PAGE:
For about twenty minutes in Mohali,that rather sleepy adjunct to Chandigarh where fast bowlers are allowed an existence in India,two spin bowlers deceived and tormented batsmen and reminded us that while the bat is a powerful weapon,the ball can hoodwink it. They had travelled a long way and neither spoke the local language. One was a phlegmatic Trinidadian with a gelled Mohawk hair style that rather resembled a centipede stuck on a head and the other was a slightly stern looking Sri Lankan,not quite as eye-catching in his attire as his new team-mate. Geographically,they were continents apart,and they spoke in distinct accents,but between them they mesmerised batsmen.
Sunil Narine is from the Caribbean,a land of great joy and where spinners were until recently,in danger of extinction from big jolly fellows that bowled as fast as the tornadoes that often visit its shores. Some years ago I interviewed the giant Nixon Mclean who told me his father hated dem speeners. But Narine comes from Trinidad,he is of Indian stock,where the pitches sometimes support the twirlers. His coach must have let him be because he could never have come through a modern coaching factory.
Sachitra Senanayake comes from our south,from a land that has always produced very genial,modest cricketers and where mystery in spin bowling is almost a tradition now. They follow in the footsteps of the great Muralitharan who,if he ever swore violently did it when no one was watching. Murali was a wrist spinner really but Senanayake uses his fingers and the ball seems to enjoy following their instructions. In Mohali,he and Narine were like two puppeteers. They told a story with their fingers.
Adam Gilchrist might be in his early forties but he can recognise what a cricket ball does. He sat on his back foot waiting for the ball from Senanayake to spin away and then to cut it past point. It took some time getting to him but once it met the turf,it hissed at Gilchrist and went the wrong way. By the time the bat came down it was too late. It was a typical stealth operation. Slow,slow,slow then pounce. Young David Miller from South Africa,where they know everything about big seam bowlers who bang the ball onto a hard surface but not too much about guys with short run-ups who bowl whodunits,was similarly bamboozled. Senanayake bowled the off break,he is described as an off spinner,but he bowled the carom-ball,deceptively flicking the ring finger,and other assortments with the seam up or scrambled.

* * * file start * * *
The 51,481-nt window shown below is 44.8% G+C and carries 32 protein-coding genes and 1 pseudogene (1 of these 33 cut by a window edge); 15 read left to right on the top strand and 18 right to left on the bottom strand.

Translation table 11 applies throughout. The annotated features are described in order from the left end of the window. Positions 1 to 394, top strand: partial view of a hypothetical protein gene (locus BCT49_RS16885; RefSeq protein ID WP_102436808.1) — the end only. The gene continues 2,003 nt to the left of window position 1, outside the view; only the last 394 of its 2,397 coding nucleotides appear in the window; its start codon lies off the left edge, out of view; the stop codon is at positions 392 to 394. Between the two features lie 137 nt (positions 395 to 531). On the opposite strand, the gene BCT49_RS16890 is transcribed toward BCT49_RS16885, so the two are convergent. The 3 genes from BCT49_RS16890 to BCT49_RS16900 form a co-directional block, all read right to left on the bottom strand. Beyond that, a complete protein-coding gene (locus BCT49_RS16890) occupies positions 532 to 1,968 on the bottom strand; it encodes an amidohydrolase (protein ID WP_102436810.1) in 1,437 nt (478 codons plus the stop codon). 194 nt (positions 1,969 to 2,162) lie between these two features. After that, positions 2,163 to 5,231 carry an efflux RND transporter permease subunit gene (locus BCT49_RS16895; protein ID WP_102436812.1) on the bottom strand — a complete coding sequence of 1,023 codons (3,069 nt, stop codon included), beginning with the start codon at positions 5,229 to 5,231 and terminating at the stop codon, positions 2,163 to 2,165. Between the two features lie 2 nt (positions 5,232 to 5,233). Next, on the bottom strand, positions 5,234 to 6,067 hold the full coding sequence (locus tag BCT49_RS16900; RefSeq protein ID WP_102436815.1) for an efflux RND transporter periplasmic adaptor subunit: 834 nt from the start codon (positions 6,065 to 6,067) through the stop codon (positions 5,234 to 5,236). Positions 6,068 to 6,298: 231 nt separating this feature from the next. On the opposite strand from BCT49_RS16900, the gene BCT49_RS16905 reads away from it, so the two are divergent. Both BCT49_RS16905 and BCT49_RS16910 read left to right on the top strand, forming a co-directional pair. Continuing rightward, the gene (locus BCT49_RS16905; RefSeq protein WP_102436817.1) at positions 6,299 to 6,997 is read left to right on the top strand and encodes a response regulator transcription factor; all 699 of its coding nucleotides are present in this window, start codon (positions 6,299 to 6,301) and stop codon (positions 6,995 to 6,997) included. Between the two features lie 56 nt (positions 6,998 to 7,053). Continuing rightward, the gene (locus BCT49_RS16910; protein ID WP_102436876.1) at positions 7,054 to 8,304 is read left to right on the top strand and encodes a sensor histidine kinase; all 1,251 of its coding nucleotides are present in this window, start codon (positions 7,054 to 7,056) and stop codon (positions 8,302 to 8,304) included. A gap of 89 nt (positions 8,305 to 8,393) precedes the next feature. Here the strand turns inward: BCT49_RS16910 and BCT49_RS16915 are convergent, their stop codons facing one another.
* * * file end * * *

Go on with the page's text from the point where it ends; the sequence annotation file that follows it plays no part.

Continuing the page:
David Hussey was looking good until an off-break from Narine sprang up at him and took his glove on way to the wicket keeper. Azhar Mahmood,originally of Pakistan and brought up in the same side as the inventor of the doosra,Saqlain Mushtaq,got one that he believed would turn into him. It took his leading edge. Then young Gurkeerat Mann came in and played the line. Or what he thought was the line. It pitched and seamed away like a leg cutter does on a matting wicket and hit top of off-stump. The ball might have been waving at him as it passed by. Three balls,three deceptions,three wickets.
Senanayake and Narine,two cricketers revelling in unorthodoxy and playing for a team based in a city steeped in tradition. It was deliciously ironic.
But if we thought T20 was all about the unconventional and the deeply mysterious,Amit Mishra showed there can be place for an orthodox leg spinner bowling exactly like leg spin has been bowled for a hundred years. Mishra is a little,rather round,man in no danger of being called athletic; he often wears a slightly pained expression and looks like he might have been bullied in a boys school. But with ball in hand he comes into his own,he expresses himself,displays the complete range. He took four wickets in an over with a classical leg break,a googly,a skidder and a beautifully tossed up ball and it is fair to say that the batsmen looked more than a bit bemused,a bit stupid actually. That big club in their hand wasnt doing too much for them since they were being outwitted.
When T20 first arrived,it was thought there would be no space there for spinners. But just as the beauty of words has withstood the twitter era,the charm of spin bowling is staying alive,even flowering,in T20 cricket. And that,believe me,is so nice to see.
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